Amazon, supply chain power and supplier networks

We wrote yesterday about Amazon putting up prices to the merchants who sell through their website and the furore this has caused. It’s all about power in the supply chain, we said, and recommended Professor Andrew Cox to anyone who isn’t familiar with his work on this very issue.

Now Amazon has got itself into a dominant position in many supply chains where they almost control the destiny of at least their smaller merchants. Those firms cannot live without Amazon. And there is a read-across here to our world of B2B supplier / buyer networks.

What would happen if any of the supplier networks in our B2B world – still fairly nascent by the standards of Amazon – got themselves into a similar position of power? Well, I suspect Professor Cox would confidently predict that we would see similar behaviour by those networks,  looking to grow profits by taking the maximum value from their position.

That wouldn’t be good news for smaller players in particularly who found themselves in those supply chains or networks, firms who have little power with which to fight back.

Now you might immediately be thinking of the Ariba network as an example of one such entity, where already the suppliers are paying to be part of that network. Indeed, other network providers such as Hubwoo and Coupa position themselves as being the “good guys” because they don’t charge suppliers in the same manner.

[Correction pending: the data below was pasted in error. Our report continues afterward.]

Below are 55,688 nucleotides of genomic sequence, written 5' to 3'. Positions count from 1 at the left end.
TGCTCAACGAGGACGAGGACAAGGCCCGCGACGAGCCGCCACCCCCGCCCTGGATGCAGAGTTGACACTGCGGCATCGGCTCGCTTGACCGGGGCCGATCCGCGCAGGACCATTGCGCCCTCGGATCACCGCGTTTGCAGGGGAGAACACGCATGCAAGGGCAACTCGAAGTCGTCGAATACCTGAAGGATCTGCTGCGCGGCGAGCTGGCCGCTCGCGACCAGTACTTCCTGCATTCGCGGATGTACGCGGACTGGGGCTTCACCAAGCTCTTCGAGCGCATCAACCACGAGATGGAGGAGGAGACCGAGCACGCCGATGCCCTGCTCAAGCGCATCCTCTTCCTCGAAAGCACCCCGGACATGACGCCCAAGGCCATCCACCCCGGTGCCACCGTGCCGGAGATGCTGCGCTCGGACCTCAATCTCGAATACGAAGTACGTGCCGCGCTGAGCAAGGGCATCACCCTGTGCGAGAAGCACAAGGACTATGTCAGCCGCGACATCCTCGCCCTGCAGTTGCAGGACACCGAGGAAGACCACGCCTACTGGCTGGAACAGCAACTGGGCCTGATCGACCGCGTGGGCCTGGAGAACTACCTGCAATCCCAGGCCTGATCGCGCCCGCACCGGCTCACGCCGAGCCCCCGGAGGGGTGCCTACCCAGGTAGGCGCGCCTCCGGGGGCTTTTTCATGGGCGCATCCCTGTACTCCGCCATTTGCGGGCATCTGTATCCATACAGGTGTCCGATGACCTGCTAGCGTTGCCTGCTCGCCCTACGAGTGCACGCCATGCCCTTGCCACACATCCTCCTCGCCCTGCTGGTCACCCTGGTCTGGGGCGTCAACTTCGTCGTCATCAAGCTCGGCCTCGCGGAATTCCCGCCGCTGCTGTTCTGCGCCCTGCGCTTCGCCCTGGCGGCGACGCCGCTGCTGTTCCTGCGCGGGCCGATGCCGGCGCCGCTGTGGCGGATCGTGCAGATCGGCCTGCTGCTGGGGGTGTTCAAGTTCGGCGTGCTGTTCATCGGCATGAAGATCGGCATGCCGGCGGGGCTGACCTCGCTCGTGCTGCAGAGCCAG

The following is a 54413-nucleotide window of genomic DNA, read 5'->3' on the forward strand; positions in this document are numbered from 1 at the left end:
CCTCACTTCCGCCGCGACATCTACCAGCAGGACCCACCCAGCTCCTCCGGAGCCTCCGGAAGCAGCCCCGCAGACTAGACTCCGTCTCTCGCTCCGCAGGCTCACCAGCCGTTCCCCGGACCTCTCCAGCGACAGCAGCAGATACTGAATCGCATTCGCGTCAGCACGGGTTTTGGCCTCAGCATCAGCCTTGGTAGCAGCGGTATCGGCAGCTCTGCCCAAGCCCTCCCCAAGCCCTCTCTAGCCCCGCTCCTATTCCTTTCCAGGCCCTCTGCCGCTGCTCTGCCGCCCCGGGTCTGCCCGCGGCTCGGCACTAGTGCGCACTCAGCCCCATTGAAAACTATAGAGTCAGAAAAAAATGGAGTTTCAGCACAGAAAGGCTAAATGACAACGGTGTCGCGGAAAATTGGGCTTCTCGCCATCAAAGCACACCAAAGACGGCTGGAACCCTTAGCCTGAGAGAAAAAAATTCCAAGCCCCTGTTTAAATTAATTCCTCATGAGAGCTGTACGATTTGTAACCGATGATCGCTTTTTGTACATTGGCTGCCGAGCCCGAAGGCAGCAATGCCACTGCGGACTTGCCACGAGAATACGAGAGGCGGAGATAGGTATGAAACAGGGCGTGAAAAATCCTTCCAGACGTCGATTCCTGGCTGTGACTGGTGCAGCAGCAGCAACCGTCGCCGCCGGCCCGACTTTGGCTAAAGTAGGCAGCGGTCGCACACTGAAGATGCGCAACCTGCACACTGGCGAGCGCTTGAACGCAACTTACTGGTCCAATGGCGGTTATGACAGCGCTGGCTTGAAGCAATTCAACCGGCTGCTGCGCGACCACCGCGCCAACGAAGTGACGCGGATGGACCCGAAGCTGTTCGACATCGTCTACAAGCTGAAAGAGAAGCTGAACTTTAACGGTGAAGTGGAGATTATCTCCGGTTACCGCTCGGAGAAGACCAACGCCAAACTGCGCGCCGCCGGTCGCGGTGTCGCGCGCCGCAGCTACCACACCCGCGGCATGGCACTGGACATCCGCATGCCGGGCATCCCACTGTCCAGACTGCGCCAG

But this is not particularly knocking Ariba - if any of the networks got into a really dominant position, would they really be public-spirited enough not to exploit that? Or would the temptation, and the shareholder demands, be simply too much to resist?

We would therefore suggest that having an Amazon equivalent  in the supplier network arena would probably not be a good thing. Whilst CPOs I’m sure can see some benefits if we had a single network, the downside would be that huge power they would hold over suppliers, and eventually over buyers. And at that point, as Professor Cox would say, the fun really starts.

So it is probably in our professional interests that no single network gets too powerful. Competition will keep the providers honest, and keep a reasonable balance of power between the various players.   I’m not suggesting we make any structured attempt to ensure that, but it is worth thinking about when you hear providers talking about their ambition to rule the networked world.

First Voice

  1. chabannes:

    Definitely yes and the situation can be worse in fact. Supplier Networks attract any venture capital thinking about Ariba story and how IBM, Oracle…late in the field, will acquire some success story. A bubble will rise, software features are not at stake serving buyer organization. Increase the Supplier Network is the new financial paradigm….

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